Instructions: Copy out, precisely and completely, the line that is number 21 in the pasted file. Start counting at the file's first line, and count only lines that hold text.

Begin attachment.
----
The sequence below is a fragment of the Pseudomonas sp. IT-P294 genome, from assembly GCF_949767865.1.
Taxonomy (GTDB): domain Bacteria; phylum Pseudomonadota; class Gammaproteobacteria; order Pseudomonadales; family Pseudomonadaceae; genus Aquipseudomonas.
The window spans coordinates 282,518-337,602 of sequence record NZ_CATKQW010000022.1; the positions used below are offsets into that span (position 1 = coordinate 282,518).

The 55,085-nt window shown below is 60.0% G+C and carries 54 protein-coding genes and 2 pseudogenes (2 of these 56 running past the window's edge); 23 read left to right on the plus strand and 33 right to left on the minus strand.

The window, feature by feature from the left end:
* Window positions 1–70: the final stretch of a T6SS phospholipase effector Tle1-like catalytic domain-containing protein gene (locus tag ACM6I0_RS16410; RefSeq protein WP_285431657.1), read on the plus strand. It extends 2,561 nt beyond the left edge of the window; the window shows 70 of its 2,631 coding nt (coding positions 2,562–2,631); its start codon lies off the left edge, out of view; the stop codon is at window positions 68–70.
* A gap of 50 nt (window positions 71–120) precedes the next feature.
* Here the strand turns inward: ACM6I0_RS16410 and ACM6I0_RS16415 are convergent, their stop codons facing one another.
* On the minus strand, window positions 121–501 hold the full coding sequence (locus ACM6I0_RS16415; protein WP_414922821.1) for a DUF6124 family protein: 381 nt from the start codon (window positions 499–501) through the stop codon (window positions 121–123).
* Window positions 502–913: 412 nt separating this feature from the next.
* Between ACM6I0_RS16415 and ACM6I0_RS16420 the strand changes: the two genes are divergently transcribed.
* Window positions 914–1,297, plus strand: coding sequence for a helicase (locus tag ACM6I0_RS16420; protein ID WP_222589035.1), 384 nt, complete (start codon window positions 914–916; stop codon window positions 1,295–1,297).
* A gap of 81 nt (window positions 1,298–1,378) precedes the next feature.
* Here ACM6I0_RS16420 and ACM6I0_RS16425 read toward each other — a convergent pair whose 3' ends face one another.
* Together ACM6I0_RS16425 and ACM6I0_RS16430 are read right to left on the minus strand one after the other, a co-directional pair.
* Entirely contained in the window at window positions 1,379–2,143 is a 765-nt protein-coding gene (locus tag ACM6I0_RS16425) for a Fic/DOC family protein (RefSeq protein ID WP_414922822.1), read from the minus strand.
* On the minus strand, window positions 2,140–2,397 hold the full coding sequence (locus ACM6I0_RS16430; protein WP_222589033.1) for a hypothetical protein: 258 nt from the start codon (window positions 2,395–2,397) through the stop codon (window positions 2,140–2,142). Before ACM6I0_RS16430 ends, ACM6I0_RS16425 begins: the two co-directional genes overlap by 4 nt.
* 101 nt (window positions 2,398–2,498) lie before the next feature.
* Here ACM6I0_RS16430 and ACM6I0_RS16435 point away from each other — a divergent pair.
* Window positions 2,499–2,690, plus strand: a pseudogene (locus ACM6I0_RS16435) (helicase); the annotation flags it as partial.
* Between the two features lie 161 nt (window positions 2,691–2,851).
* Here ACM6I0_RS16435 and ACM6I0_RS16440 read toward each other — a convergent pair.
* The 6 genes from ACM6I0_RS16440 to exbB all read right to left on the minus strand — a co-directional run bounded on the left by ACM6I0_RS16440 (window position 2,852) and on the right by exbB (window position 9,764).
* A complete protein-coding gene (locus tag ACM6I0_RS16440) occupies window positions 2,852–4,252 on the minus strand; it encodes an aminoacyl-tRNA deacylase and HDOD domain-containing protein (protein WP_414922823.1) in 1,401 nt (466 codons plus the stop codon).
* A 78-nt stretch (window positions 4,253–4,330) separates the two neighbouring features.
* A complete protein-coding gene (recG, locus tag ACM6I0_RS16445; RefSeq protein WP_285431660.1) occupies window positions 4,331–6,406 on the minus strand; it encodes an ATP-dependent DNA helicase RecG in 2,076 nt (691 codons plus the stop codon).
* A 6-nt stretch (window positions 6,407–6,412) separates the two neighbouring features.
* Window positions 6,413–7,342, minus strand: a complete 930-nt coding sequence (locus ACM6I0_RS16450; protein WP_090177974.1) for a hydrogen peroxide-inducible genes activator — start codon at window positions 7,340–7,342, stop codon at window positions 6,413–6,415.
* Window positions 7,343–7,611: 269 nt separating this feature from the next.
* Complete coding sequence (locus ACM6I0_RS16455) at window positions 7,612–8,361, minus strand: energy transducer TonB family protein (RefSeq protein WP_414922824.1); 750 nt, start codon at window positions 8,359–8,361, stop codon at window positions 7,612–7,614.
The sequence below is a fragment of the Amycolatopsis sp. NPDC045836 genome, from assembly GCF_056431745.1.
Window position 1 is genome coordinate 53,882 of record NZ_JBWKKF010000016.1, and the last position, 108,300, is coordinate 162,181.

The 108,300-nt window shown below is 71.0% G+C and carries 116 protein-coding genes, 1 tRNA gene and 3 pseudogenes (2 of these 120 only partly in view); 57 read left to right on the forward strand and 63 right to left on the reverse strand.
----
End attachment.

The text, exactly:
* Between the two features lie 161 nt (window positions 2,691–2,851).